“We’ve definitely had an interesting year.”
That summed up the report issued last week by Rene Popke, executive director at the Enumclaw Expo Center. Her comment was addressed to members of the Enumclaw City Council, who had gathered – via Zoom, as usual these days – for a regularly-scheduled Oct. 12 meeting.
Popke periodically reports to the council, offering details about the comings-and-goings at the venue on the city’s eastern edge. The Expo Center is owned by the city but operated by the nonprofit Enumclaw Expo and Events Association, which Popke heads.
Given the ongoing pandemic and everything that goes with it, her report offered grim financial news. The negative numbers are a direct result of the many events that had to be cancelled due to state and county guidelines regarding large, public gatherings.
Popke said she’s looking at a net loss of perhaps $500,000 during the Expo Center’s “busy season,” which is considered to be June through September. By the end of the year, she said, the deficit could be in the $700,000 range.
“Overall, we’re had a rough year,” she said, echoing the sentiments of shared by others in the industry and the business community in general.
Heading the list of this year’s cancelled events were the King County Fair and the Scottish Highland Games, the latter of which draws an estimated crowd of 25,000 to Enumclaw.
But it wasn’t just the lack of major events that quieted the Expo Center grounds, Popke said. There were perhaps a dozen smaller events that had to be scrapped, along with 18 weddings and memorials that had been slated for the fieldhouse.
So far, the Expo Center operation has issued refunds totaling $46,000 for events that will not take place.
Shifting to some good news, Popke reported that money is continuing to flow the center’s way. There was a $3,700 grant from 4Culture, for example, and some smaller events on the grounds. The federal Payment Protection Program delivered funds that kept staff employed and the city rented tables and chairs from the center to be used downtown. Finally, she said, there has been some money from fees paid for anticipated 2021 events and the operation also has been able to draw on reserve funds.
Another bit of good news: “The grounds have looked amazing this year,” Popke said, because the maintenance staff was able to tackle projects without interruption.
Also on a positive note, Popke explained the center’s rodeo arena has been expanded by 500 seats, thanks to grant money, and the “announcer’s box” has been replaced; the old one, she said, was on its last legs and the new version includes a suite for special guests.
Looking to the not-so-distant future, Popke reported the Expo Center is partnering with the Enumclaw Chamber of Commerce for a “Hometown Holiday” celebration. Planned for Dec. 4-6, it will be a “drive-through Christmas experience,” she said, with performers from local dance studios performing “The Nutcracker” and a live nativity scene.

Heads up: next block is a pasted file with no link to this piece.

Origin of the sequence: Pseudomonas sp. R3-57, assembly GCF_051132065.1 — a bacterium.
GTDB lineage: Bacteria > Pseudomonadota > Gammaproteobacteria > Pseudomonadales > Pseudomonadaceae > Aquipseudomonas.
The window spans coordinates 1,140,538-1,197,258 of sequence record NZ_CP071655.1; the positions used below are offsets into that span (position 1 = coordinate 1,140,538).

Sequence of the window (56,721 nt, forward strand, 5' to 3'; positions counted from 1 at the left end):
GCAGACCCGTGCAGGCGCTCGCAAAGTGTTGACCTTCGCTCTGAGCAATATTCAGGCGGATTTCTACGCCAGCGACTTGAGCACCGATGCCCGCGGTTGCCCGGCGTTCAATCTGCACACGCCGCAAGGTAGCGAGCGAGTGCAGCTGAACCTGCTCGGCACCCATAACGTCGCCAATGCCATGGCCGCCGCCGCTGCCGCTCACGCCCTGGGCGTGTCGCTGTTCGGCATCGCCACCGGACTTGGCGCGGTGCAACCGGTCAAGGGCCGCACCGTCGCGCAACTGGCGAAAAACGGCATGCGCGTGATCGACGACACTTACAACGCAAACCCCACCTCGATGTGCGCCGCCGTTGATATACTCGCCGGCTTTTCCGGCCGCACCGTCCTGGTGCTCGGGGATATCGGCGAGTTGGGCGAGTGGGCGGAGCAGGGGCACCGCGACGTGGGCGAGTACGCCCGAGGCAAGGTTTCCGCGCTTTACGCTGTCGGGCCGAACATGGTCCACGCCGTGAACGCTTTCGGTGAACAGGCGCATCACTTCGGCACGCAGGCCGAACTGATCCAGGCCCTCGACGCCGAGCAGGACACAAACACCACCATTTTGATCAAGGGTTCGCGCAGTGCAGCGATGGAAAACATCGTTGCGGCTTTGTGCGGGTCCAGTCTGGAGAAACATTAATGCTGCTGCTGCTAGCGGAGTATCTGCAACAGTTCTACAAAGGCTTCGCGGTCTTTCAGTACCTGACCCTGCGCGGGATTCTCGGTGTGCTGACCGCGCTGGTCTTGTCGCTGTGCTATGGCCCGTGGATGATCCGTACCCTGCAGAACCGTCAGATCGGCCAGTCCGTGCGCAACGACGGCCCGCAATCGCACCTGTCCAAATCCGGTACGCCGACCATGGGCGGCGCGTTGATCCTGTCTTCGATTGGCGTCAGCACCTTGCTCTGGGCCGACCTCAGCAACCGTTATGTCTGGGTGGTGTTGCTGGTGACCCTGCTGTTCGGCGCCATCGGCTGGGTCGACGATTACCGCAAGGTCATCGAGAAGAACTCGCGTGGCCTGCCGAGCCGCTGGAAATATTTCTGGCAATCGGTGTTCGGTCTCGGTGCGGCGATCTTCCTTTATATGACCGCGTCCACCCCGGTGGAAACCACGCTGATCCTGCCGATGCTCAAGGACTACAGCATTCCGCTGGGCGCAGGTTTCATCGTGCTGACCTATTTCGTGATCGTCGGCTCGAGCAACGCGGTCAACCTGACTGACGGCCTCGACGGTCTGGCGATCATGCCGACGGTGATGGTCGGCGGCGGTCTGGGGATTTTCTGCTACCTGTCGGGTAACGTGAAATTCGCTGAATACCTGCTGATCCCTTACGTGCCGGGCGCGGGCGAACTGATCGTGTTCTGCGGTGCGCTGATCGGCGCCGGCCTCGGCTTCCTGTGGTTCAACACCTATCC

The event will help fill the void created by the loss of a holiday parade through downtown. The popular, annual event is another COVID-related casualty.
ANOTHER REPORT: VISIT RAINIER
The electronically-assembled council also heard from Meilee Anderson, marketing consultant for Visit Rainier. The organization is supported by cities and towns around Mount Rainier, including Enumclaw, and works to promote events and activities in the region.
Anderson delivered a bit of good news on the “heads in beds” front.
“Despite everything 2020 has thrown at us, Enumclaw lodging referrals are up 4 percent,” she said. “I would have considered it a win just to be flat,” she added.
Visit Rainier has counted nearly 3,000 motel bookings for Enumclaw this year, Anderson said, at an average nightly rate of $69. She quickly agreed that the number seems low, but explained why: the rate includes two local motels but also factors in rentals at the Expo Center’s RV park, which is less expensive.
Anderson reminded the council that Visit Rainier focuses on six key efforts: lodging, dining, events (Sundays on Cole, for example), marketing, public relations and media, and travel guides.
The promotional efforts will continue, Anderson said, despite “landslides, wildfires, COVID and everything else that’s been thrown at us.”
A FEW OTHER ITEMS
Also on their Oct. 12 agenda, members of the Enumclaw City Council:
• Were reminded of the “October Night Market” that takes over Cole Street from 4 to 8 p.m. Fridays. Two more events remain, Oct. 23 and 30, and are weather-dependent.
• Were also reminded of a second event aimed at providing some downtown fun. Firepits are being set up from 2 p.m. Fridays until 9 p.m. Sundays. Restaurants will be selling s’more kits or folks can bring their own graham crackers, marshmallows and chocolate.
• Heard from citizens Kathy Dormeier and Marian Jensen, who were representing the Environmental Committee of the League of Women Voters.
King County, they explained, has developed a planning guide to reach climate goals and mitigate the “climate crisis we’re in.”
They expressed hope that Enumclaw will join the effort and, when reasonable, take environmentally-friendly steps.